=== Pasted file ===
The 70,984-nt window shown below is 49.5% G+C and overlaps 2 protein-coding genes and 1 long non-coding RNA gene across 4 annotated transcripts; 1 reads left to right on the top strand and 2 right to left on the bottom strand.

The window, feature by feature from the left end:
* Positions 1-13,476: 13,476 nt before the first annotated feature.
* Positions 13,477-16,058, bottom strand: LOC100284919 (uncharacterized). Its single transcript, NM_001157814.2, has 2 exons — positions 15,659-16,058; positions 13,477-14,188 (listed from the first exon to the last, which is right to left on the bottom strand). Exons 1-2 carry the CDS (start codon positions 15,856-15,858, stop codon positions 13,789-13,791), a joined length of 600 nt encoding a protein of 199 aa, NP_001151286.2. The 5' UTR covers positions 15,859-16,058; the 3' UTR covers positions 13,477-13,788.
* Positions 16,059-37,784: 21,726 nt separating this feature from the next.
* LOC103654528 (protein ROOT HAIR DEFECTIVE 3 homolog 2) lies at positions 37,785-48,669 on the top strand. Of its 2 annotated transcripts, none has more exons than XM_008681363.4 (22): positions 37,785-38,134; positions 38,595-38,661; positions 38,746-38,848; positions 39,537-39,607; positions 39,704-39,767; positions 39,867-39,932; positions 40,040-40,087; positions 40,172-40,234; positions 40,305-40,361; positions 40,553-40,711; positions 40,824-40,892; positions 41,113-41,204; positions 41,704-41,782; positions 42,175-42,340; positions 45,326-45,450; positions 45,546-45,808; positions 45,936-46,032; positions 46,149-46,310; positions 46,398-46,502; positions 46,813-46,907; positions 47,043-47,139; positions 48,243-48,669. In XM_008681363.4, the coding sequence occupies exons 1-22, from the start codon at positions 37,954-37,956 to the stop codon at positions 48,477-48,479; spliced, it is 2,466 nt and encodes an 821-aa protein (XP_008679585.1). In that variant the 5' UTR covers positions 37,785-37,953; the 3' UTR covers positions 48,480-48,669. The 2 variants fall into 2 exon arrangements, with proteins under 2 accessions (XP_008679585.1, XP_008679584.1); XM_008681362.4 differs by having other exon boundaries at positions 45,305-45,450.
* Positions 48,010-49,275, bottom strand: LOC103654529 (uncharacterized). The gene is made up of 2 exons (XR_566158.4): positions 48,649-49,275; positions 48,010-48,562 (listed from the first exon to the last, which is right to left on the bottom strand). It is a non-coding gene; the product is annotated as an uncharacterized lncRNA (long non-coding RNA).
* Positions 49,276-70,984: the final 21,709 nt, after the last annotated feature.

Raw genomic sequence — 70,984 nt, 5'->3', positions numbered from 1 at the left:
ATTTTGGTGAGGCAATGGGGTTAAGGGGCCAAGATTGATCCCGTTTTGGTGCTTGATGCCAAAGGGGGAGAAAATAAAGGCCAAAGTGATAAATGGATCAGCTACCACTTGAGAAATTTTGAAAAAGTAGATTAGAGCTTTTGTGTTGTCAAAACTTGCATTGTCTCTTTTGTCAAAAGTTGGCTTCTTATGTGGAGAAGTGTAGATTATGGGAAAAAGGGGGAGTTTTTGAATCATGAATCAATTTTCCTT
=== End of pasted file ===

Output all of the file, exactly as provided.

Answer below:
The 70,984-nt window shown below is 49.5% G+C and overlaps 2 protein-coding genes and 1 long non-coding RNA gene across 4 annotated transcripts; 1 reads left to right on the top strand and 2 right to left on the bottom strand.

The window, feature by feature from the left end:
* Positions 1-13,476: 13,476 nt before the first annotated feature.
* Positions 13,477-16,058, bottom strand: LOC100284919 (uncharacterized). Its single transcript, NM_001157814.2, has 2 exons — positions 15,659-16,058; positions 13,477-14,188 (listed from the first exon to the last, which is right to left on the bottom strand). Exons 1-2 carry the CDS (start codon positions 15,856-15,858, stop codon positions 13,789-13,791), a joined length of 600 nt encoding a protein of 199 aa, NP_001151286.2. The 5' UTR covers positions 15,859-16,058; the 3' UTR covers positions 13,477-13,788.
* Positions 16,059-37,784: 21,726 nt separating this feature from the next.
* LOC103654528 (protein ROOT HAIR DEFECTIVE 3 homolog 2) lies at positions 37,785-48,669 on the top strand. Of its 2 annotated transcripts, none has more exons than XM_008681363.4 (22): positions 37,785-38,134; positions 38,595-38,661; positions 38,746-38,848; positions 39,537-39,607; positions 39,704-39,767; positions 39,867-39,932; positions 40,040-40,087; positions 40,172-40,234; positions 40,305-40,361; positions 40,553-40,711; positions 40,824-40,892; positions 41,113-41,204; positions 41,704-41,782; positions 42,175-42,340; positions 45,326-45,450; positions 45,546-45,808; positions 45,936-46,032; positions 46,149-46,310; positions 46,398-46,502; positions 46,813-46,907; positions 47,043-47,139; positions 48,243-48,669. In XM_008681363.4, the coding sequence occupies exons 1-22, from the start codon at positions 37,954-37,956 to the stop codon at positions 48,477-48,479; spliced, it is 2,466 nt and encodes an 821-aa protein (XP_008679585.1). In that variant the 5' UTR covers positions 37,785-37,953; the 3' UTR covers positions 48,480-48,669. The 2 variants fall into 2 exon arrangements, with proteins under 2 accessions (XP_008679585.1, XP_008679584.1); XM_008681362.4 differs by having other exon boundaries at positions 45,305-45,450.
* Positions 48,010-49,275, bottom strand: LOC103654529 (uncharacterized). The gene is made up of 2 exons (XR_566158.4): positions 48,649-49,275; positions 48,010-48,562 (listed from the first exon to the last, which is right to left on the bottom strand). It is a non-coding gene; the product is annotated as an uncharacterized lncRNA (long non-coding RNA).
* Positions 49,276-70,984: the final 21,709 nt, after the last annotated feature.

Raw genomic sequence — 70,984 nt, 5'->3', positions numbered from 1 at the left:
ATTTTGGTGAGGCAATGGGGTTAAGGGGCCAAGATTGATCCCGTTTTGGTGCTTGATGCCAAAGGGGGAGAAAATAAAGGCCAAAGTGATAAATGGATCAGCTACCACTTGAGAAATTTTGAAAAAGTAGATTAGAGCTTTTGTGTTGTCAAAACTTGCATTGTCTCTTTTGTCAAAAGTTGGCTTCTTATGTGGAGAAGTGTAGATTATGGGAAAAAGGGGGAGTTTTTGAATCATGAATCAATTTTCCTT